Accountability and the Fear Of Judgment

“When the parent heals, they heal their children’s children.”

The best thing my mother could have done when she was alive was to take accountability for what she took her children into. She never did. She died drowning in the river of denial. Why is this the best thing she could have done? Because it would have healed her. It would have healed my children, because it would have helped me heal long before I actually did.

What’s so hard about owning our own shit? Why do we so adamantly avoid it? What is this fear of accountability and judgment? I would come to realize, that understanding my mother’s refusal to own her behaviors would take me facing and looking at my own. Ouch. That stung to even write out. It’s true, though, and I’m going to tell you why.

“Don’t judge me.”

I know people who preface a story with this phrase. I used to sometimes do the same.

“Ok. I’m gonna tell you what happened but FIRST you gotta promise not to judge me.”

Judgement walks around leaving wafts of fear in its wake. Some of us fear judgment because we care what others think of us and derive our self-worth from the opinion of others. Some of us use religions as a basis to judge other people. Whatever the platform it’s performed from, there is one element that is constant across the board. No one wants to be in the front row when Judgment is on stage.

This has been one of the difficult parts of my healing journey; learning to stand without judgment and see a person exactly where THEY stand and not finding fault in them just so I could feel better about who I perceive myself to be. I’ve had to find my own well of confidence which was already bubbling inside of me. I just had not tapped into my own rich oil. In avoiding accountability and judgment, I was ignoring myself.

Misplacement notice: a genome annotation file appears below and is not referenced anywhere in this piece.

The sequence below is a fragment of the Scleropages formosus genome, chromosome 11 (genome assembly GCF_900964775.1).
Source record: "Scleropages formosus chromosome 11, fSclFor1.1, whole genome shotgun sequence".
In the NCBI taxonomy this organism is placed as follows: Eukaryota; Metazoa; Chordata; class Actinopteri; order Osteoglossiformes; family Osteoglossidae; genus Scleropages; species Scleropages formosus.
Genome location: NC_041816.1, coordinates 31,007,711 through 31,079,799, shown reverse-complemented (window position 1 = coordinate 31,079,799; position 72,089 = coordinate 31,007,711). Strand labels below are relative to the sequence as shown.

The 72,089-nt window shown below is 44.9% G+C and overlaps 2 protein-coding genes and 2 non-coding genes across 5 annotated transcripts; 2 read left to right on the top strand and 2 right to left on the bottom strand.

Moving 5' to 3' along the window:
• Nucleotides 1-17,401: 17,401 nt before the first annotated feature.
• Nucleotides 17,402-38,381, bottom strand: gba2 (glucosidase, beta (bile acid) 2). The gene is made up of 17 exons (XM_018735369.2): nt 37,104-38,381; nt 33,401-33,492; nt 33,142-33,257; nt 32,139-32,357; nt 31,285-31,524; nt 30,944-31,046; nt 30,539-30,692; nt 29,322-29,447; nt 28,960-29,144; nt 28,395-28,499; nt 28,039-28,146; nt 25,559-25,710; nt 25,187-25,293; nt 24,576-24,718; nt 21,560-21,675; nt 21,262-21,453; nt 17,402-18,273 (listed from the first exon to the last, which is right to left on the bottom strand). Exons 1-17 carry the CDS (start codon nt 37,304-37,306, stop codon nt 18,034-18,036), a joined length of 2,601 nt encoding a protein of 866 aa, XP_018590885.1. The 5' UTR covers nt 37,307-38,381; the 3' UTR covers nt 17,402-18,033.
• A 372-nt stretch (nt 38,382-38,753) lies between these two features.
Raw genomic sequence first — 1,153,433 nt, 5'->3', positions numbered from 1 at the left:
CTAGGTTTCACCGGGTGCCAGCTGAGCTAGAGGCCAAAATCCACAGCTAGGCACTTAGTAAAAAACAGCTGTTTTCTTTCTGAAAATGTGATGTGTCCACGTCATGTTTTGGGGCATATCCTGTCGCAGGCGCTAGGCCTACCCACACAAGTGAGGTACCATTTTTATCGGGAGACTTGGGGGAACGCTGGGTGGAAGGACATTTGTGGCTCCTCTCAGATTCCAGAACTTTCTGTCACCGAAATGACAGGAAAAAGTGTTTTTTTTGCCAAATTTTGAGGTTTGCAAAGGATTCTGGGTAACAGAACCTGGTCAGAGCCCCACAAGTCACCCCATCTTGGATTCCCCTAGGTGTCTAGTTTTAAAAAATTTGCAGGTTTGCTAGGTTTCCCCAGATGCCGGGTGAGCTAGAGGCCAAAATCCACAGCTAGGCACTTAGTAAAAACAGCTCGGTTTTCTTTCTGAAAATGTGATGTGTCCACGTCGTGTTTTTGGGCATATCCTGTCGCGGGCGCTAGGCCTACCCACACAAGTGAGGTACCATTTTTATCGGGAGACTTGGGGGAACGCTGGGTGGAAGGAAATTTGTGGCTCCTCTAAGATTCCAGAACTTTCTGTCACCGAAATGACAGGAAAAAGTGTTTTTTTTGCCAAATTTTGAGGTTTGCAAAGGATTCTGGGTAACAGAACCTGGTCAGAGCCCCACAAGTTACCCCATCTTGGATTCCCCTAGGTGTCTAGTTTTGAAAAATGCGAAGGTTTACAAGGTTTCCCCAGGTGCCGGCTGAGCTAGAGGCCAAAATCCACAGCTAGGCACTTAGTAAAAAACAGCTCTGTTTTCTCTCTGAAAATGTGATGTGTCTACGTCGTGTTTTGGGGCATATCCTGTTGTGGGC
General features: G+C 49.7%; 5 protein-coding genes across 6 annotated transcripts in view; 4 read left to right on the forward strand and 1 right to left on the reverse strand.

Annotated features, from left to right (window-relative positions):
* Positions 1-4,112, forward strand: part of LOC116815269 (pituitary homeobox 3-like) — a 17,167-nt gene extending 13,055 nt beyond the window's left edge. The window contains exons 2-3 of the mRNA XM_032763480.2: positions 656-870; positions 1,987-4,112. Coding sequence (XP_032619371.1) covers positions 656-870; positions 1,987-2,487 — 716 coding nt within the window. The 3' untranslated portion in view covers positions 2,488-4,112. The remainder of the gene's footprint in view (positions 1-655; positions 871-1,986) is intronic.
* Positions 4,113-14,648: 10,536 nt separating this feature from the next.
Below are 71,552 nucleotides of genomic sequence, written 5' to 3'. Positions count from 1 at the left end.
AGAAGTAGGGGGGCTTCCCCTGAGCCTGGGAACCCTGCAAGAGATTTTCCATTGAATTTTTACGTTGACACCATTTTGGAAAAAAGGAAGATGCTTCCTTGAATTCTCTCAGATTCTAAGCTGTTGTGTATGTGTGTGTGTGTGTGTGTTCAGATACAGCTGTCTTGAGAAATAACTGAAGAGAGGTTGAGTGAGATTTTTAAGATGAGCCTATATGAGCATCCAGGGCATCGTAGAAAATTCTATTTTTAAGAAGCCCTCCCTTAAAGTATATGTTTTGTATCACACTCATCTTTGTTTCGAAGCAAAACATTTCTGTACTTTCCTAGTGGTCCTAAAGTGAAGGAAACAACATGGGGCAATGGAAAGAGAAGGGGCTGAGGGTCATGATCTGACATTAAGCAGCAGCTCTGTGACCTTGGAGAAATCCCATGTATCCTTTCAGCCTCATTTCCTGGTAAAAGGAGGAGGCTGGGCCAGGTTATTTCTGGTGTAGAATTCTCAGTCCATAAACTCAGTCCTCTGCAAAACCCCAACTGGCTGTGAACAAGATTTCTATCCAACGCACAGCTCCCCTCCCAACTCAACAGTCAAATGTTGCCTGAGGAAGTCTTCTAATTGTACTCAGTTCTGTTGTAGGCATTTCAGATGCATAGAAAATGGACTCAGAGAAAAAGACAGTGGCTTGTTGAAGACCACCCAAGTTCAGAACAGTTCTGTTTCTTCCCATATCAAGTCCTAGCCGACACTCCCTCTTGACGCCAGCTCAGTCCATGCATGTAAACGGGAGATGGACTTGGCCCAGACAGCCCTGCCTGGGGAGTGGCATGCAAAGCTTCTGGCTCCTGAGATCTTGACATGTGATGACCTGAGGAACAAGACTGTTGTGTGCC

“I had to linearly eliminate my fear of judgment and stop caring about being judged. This was intensive self-work to take on.”

In this conversation on judgment we can rule out criminals. They break laws and must be judged by those laws. I’m talking about judgment that is often blanketed as “opinion”. That’s really what judgment is. It’s our opinion on someone’s life, their actions, behavior, decisions, choices, orientation, gender, skin color or whatever else we choose to focus in on. The point is, that for those skilled at the art of judgment there will always be something they can find to have an opinion about.

I found that step one of this learning curve in eliminating the fear of judgment was to look at why I had this fear. It lived in multiple facets of my life. I feared judgment on:

  • My parenting skills or lack thereof
  • My relationship choices
  • My weight and the state of my body
  • The way I spoke, or the words I chose
  • My personal views on life/society
  • My past

Here’s the kicker. I acted like I didn’t care at ALL what anyone thought. In fact I needed to reinforce that illusion by letting others KNOW every now and then that I didn’t care. I imagine many of you are feeling me on this. We are the skilled mask wearers, where on the outside we appear as if we do not give a stone cold shit. Oh, but I did. I cared very much what others thought of me. Words sunk into my skin like arrows. I was affected. I would ruminate on an opinion and even adjust my life out of that fear.

“To understand why I had so much fear of judgment took following the connecting strands into my childhood.”

I was surrounded by judgment as a child. Being a kid in Sam Fife’s “The Move Of God” cult meant walking around with an invisible “judge me!” sign on many of our backs. Day in and day out. Week after week. Year after year, I was subjected to judgment in multiple ways.

The ministers told us that God would be judging us.  That judgment was so deep it could result in an eternity inside a pit of fire. That one messed with my head. Especially after kerosene exploded in my face at 12-years-old, and I learned firsthand exactly what a second degree burn felt like. I shuddered at the thought of my whole body being engulfed in flames. For a whole eternity, 24/7, I would be a ball of burning pain. I did, however, somehow have a smidgen of critical thinking as a child. I would waver between extreme fear of hell and a doubt that anything these people said was true.

I was surrounded by judgmental adults. They judged others together. Then they judged each other behind each other’s backs while claiming to be friends. There was no loyalty or trust existent for me to pattern as a child. Growing up in a cult, I quickly absorbed that no one could be trusted.  I was enmeshed inside endless two-faced, judging eyes.